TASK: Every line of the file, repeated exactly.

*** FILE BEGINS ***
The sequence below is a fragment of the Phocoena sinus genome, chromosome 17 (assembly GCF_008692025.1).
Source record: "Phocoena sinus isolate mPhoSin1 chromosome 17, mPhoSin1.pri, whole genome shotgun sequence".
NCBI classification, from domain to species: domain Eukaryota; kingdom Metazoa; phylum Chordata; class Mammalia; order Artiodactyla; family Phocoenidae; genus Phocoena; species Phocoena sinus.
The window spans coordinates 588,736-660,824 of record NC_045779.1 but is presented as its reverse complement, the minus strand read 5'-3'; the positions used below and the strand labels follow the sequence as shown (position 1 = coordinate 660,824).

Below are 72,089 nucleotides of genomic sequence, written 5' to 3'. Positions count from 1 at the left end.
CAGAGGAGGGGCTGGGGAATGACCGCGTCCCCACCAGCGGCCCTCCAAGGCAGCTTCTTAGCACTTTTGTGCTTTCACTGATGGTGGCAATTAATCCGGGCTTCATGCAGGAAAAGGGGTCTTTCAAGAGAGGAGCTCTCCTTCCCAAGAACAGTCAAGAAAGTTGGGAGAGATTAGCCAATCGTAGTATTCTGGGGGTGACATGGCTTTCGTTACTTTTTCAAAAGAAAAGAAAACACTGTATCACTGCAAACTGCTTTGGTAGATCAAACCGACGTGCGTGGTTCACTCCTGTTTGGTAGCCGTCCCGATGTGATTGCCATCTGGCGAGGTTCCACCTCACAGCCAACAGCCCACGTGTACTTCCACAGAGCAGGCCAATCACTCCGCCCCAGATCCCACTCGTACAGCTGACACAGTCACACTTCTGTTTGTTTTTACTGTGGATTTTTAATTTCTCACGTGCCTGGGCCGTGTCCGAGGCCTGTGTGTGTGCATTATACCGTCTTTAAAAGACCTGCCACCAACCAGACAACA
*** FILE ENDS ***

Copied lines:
The sequence below is a fragment of the Phocoena sinus genome, chromosome 17 (assembly GCF_008692025.1).
Source record: "Phocoena sinus isolate mPhoSin1 chromosome 17, mPhoSin1.pri, whole genome shotgun sequence".
NCBI classification, from domain to species: domain Eukaryota; kingdom Metazoa; phylum Chordata; class Mammalia; order Artiodactyla; family Phocoenidae; genus Phocoena; species Phocoena sinus.
The window spans coordinates 588,736-660,824 of record NC_045779.1 but is presented as its reverse complement, the minus strand read 5'-3'; the positions used below and the strand labels follow the sequence as shown (position 1 = coordinate 660,824).

Below are 72,089 nucleotides of genomic sequence, written 5' to 3'. Positions count from 1 at the left end.
CAGAGGAGGGGCTGGGGAATGACCGCGTCCCCACCAGCGGCCCTCCAAGGCAGCTTCTTAGCACTTTTGTGCTTTCACTGATGGTGGCAATTAATCCGGGCTTCATGCAGGAAAAGGGGTCTTTCAAGAGAGGAGCTCTCCTTCCCAAGAACAGTCAAGAAAGTTGGGAGAGATTAGCCAATCGTAGTATTCTGGGGGTGACATGGCTTTCGTTACTTTTTCAAAAGAAAAGAAAACACTGTATCACTGCAAACTGCTTTGGTAGATCAAACCGACGTGCGTGGTTCACTCCTGTTTGGTAGCCGTCCCGATGTGATTGCCATCTGGCGAGGTTCCACCTCACAGCCAACAGCCCACGTGTACTTCCACAGAGCAGGCCAATCACTCCGCCCCAGATCCCACTCGTACAGCTGACACAGTCACACTTCTGTTTGTTTTTACTGTGGATTTTTAATTTCTCACGTGCCTGGGCCGTGTCCGAGGCCTGTGTGTGTGCATTATACCGTCTTTAAAAGACCTGCCACCAACCAGACAACA